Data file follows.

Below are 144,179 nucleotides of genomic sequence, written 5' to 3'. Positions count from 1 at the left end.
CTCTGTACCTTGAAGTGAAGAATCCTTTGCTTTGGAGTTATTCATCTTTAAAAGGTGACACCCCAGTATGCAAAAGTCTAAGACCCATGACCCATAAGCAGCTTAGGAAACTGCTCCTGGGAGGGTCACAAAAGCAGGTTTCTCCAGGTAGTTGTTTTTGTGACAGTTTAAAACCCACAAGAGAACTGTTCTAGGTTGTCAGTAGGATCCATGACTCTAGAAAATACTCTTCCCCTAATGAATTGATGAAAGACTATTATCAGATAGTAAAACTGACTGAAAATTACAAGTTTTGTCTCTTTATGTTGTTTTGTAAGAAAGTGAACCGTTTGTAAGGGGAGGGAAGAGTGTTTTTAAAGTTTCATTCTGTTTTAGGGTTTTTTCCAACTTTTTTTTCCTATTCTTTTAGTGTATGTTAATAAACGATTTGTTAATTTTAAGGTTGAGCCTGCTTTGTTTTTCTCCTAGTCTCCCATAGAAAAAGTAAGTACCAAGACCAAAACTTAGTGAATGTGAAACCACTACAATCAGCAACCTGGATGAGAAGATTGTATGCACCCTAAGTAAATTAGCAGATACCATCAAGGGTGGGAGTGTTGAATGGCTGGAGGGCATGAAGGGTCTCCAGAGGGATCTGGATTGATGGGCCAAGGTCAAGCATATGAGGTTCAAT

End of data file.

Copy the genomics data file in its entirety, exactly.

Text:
Below are 144,179 nucleotides of genomic sequence, written 5' to 3'. Positions count from 1 at the left end.
CTCTGTACCTTGAAGTGAAGAATCCTTTGCTTTGGAGTTATTCATCTTTAAAAGGTGACACCCCAGTATGCAAAAGTCTAAGACCCATGACCCATAAGCAGCTTAGGAAACTGCTCCTGGGAGGGTCACAAAAGCAGGTTTCTCCAGGTAGTTGTTTTTGTGACAGTTTAAAACCCACAAGAGAACTGTTCTAGGTTGTCAGTAGGATCCATGACTCTAGAAAATACTCTTCCCCTAATGAATTGATGAAAGACTATTATCAGATAGTAAAACTGACTGAAAATTACAAGTTTTGTCTCTTTATGTTGTTTTGTAAGAAAGTGAACCGTTTGTAAGGGGAGGGAAGAGTGTTTTTAAAGTTTCATTCTGTTTTAGGGTTTTTTCCAACTTTTTTTTCCTATTCTTTTAGTGTATGTTAATAAACGATTTGTTAATTTTAAGGTTGAGCCTGCTTTGTTTTTCTCCTAGTCTCCCATAGAAAAAGTAAGTACCAAGACCAAAACTTAGTGAATGTGAAACCACTACAATCAGCAACCTGGATGAGAAGATTGTATGCACCCTAAGTAAATTAGCAGATACCATCAAGGGTGGGAGTGTTGAATGGCTGGAGGGCATGAAGGGTCTCCAGAGGGATCTGGATTGATGGGCCAAGGTCAAGCATATGAGGTTCAAT